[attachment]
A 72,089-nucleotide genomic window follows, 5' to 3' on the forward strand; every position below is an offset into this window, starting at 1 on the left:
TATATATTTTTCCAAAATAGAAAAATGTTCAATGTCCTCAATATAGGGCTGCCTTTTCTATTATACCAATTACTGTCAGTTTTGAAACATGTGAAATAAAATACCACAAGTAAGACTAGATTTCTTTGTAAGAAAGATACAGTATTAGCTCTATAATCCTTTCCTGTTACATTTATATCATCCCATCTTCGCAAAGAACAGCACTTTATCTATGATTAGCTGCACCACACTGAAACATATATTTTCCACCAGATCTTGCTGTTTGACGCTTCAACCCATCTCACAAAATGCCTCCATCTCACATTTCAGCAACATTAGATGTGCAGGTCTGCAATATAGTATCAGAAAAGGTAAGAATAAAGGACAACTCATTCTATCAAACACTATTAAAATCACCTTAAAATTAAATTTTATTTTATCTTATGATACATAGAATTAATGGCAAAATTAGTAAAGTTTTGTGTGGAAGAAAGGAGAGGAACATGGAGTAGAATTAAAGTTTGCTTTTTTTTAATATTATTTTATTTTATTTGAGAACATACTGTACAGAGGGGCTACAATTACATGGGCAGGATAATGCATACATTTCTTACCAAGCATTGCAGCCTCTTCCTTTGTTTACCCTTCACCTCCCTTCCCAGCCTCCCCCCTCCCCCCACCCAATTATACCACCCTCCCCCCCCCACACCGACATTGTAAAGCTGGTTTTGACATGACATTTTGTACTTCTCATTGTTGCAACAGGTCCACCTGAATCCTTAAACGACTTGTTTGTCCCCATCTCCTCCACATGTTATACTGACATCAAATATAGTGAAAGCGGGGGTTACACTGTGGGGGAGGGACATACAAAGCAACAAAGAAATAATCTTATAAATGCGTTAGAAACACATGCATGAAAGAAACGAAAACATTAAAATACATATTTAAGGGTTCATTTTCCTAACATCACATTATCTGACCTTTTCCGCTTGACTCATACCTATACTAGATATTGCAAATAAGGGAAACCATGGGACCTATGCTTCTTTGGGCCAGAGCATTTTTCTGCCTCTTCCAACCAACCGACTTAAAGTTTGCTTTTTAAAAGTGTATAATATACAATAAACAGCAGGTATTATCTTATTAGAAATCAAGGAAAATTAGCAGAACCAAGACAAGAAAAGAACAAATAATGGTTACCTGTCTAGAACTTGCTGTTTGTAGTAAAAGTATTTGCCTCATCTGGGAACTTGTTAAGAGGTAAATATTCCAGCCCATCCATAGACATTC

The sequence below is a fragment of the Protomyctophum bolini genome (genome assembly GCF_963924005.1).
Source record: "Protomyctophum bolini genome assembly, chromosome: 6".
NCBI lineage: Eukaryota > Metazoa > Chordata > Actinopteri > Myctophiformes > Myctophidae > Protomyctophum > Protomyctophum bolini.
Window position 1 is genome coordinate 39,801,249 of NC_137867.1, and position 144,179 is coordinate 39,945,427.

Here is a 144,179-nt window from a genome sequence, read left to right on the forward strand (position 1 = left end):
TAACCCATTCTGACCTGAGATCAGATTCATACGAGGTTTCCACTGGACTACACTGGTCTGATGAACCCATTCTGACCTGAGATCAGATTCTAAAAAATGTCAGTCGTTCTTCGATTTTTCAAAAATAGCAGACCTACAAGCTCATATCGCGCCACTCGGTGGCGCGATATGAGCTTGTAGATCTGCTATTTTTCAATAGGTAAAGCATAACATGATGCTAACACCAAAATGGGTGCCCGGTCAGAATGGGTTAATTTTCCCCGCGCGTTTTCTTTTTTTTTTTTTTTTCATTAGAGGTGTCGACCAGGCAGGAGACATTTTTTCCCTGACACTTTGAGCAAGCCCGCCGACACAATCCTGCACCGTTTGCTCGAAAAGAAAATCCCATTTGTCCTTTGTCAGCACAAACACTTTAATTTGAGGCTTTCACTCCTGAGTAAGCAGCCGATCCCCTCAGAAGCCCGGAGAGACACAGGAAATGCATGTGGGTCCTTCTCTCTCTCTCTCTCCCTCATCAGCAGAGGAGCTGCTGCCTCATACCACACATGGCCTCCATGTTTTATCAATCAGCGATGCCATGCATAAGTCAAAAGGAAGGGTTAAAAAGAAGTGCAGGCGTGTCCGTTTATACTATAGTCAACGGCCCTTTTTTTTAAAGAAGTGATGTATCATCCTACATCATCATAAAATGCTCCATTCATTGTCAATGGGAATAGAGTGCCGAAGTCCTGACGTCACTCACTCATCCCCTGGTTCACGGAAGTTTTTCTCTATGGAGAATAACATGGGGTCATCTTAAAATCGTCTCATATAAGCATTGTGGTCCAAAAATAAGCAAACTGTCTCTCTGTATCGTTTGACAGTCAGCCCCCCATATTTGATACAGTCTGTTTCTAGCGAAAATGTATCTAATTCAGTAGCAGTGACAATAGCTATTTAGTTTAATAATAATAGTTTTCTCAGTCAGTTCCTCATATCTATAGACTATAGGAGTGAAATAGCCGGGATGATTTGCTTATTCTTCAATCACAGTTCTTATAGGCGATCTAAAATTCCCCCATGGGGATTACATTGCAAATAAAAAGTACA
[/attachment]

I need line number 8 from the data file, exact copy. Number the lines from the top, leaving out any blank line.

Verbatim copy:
TAACCCATTCTGACCTGAGATCAGATTCATACGAGGTTTCCACTGGACTACACTGGTCTGATGAACCCATTCTGACCTGAGATCAGATTCTAAAAAATGTCAGTCGTTCTTCGATTTTTCAAAAATAGCAGACCTACAAGCTCATATCGCGCCACTCGGTGGCGCGATATGAGCTTGTAGATCTGCTATTTTTCAATAGGTAAAGCATAACATGATGCTAACACCAAAATGGGTGCCCGGTCAGAATGGGTTAATTTTCCCCGCGCGTTTTCTTTTTTTTTTTTTTTTCATTAGAGGTGTCGACCAGGCAGGAGACATTTTTTCCCTGACACTTTGAGCAAGCCCGCCGACACAATCCTGCACCGTTTGCTCGAAAAGAAAATCCCATTTGTCCTTTGTCAGCACAAACACTTTAATTTGAGGCTTTCACTCCTGAGTAAGCAGCCGATCCCCTCAGAAGCCCGGAGAGACACAGGAAATGCATGTGGGTCCTTCTCTCTCTCTCTCTCCCTCATCAGCAGAGGAGCTGCTGCCTCATACCACACATGGCCTCCATGTTTTATCAATCAGCGATGCCATGCATAAGTCAAAAGGAAGGGTTAAAAAGAAGTGCAGGCGTGTCCGTTTATACTATAGTCAACGGCCCTTTTTTTTAAAGAAGTGATGTATCATCCTACATCATCATAAAATGCTCCATTCATTGTCAATGGGAATAGAGTGCCGAAGTCCTGACGTCACTCACTCATCCCCTGGTTCACGGAAGTTTTTCTCTATGGAGAATAACATGGGGTCATCTTAAAATCGTCTCATATAAGCATTGTGGTCCAAAAATAAGCAAACTGTCTCTCTGTATCGTTTGACAGTCAGCCCCCCATATTTGATACAGTCTGTTTCTAGCGAAAATGTATCTAATTCAGTAGCAGTGACAATAGCTATTTAGTTTAATAATAATAGTTTTCTCAGTCAGTTCCTCATATCTATAGACTATAGGAGTGAAATAGCCGGGATGATTTGCTTATTCTTCAATCACAGTTCTTATAGGCGATCTAAAATTCCCCCATGGGGATTACATTGCAAATAAAAAGTACA